We have previously discussed the continued failing of the public schools in preparing African American students for college or the workforce. I have specifically discussed the horrific figures coming out of Baltimore despite being one of the top districts in terms of per capita spending. Recent data now offers another chilling statistic: 41 percent of students in the Baltimore system have a 1.0 (D) GPA or less. Continue reading “Baltimore Public School Data Shows 41% of Students Have a 1.0 GPA or Less”
We have been discussing the controversy over the University of North Carolina’s Hussman School of Journalism and Media offering a chair and tenure to New York Times writer Nikole Hannah-Jones. After the university rescinded the tenure offer, Hannah-Jones agreed to accept the position on a non-tenured basis. She then later demanded tenure and the board changed its position after a national campaign. Now, Hannah-Jones has denounced the university and accepted a position at Howard University. Continue reading “Nikole Hannah-Jones Turns Down Tenure at UNC and Accepts Chair At Howard University”
The Fourth is one of my favorite holidays as an opportunity for all of us to celebrate our common article of faith in the independence of a nation committed to freedom and individual rights. While the New York Times ran a piece this weekend on the divisiveness of the American flag and the Washington Post ran a story on how the Statue of Liberty is now a sign of hypocrisy, there are many who still view this country as the greatest hope for freedom in the world. Those are the symbols of the people we strive to be — and the millions who came before us. The American Republic was always meant to be a work in progress. I have criticized our erosion of freedoms and individual rights (particularly free speech) but those are our transgressions — our failure to live up to what this country stands for or the symbols of our long struggle. For example, the assault on free speech across this country is being carried out despite our founding principles, not because of them.
On this day, it is important to remember and to celebrate what was have accomplished in the protection of liberty. We have the ability to change our society but our constitutional system remains the greatest vehicle of justice and equality in the world. This holiday unfortunately shows how our differences threaten to overwhelm our common article of faith in this representative democracy. However, there is more than unites us than divides us and this holiday is a reminder of that transcendent fact. Many of us will join today to celebrate these United States and its history and values. My family will celebrate with a cookout and, of course, lots and lots of fireworks. Continue reading “HAPPY FOURTH OF JULY!!!”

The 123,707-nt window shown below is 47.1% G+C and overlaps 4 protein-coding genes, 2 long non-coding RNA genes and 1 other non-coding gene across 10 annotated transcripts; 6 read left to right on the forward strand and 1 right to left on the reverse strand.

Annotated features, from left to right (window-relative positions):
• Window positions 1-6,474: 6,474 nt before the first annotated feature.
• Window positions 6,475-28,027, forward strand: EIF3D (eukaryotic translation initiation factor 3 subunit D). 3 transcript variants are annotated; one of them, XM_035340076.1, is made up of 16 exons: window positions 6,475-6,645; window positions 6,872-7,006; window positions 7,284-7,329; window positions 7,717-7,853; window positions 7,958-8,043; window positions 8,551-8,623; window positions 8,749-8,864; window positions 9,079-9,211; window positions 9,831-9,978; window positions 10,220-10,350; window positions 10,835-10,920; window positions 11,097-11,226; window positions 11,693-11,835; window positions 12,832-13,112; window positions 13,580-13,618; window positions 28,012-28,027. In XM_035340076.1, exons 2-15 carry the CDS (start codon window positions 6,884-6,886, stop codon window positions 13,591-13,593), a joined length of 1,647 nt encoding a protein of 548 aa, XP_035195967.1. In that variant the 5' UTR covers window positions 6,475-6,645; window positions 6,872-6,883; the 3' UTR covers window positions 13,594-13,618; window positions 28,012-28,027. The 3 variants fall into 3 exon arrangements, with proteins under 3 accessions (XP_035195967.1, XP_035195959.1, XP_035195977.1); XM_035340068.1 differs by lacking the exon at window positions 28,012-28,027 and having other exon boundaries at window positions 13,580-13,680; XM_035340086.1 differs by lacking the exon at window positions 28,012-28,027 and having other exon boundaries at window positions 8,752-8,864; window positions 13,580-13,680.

Below is my column in The Hill on the suspension of Rudy Giuliani by the New York Bar. The widespread hatred for Giuliani may be blinding many to the more troubling aspects of the opinion by the New York Supreme Court.
We have previously discussed the tendency of the United Kingdom toward “nanny state” legislation. Now, starting in 2023, the government of Prime Minister Boris Johnson is moving to ban junk food advertising online and before 9pm on TV — a move that will not only limit speech rights but undermine broadcasters who rely on such revenue. It is a move reminiscent of the Big Gulp laws of former Mayor Michael Bloomberg in New York as the government moves to protect consumers from themselves. As will come as little surprise to many of this blog, I oppose such moves both as a limitation on speech rights and the freedom of choice. Continue reading “Out of Sight, Out of Mind? United Kingdom Moves to Ban Junk Food Advertising”
Below is my column in The Hill on the recent ruling on college athletes by the Supreme Court. The decision could prove to be the critical “crossing the Rubicon” moment for college sports and force schools to address long unsettled questions regarding big sports programs.
There is a controversy in Seattle over plans for a pride event to charge people more based on their race. The Seattle Human Rights Commission is under fire this week after sending a letter dismissing a complaint over the announcement that the Taking B(l)ack Pride on June 26th would charge White entrants a “reparations” fee. The Commission told Charlette LeFevre and Philip Lipson of Capitol Hill Pride that they needed to “educate” themselves and consider the harm that they would cause by being participants in the event. Update: While the response of the Commission caused outrage from many, Lipson and LeFevre quickly apologized for even raising the issue.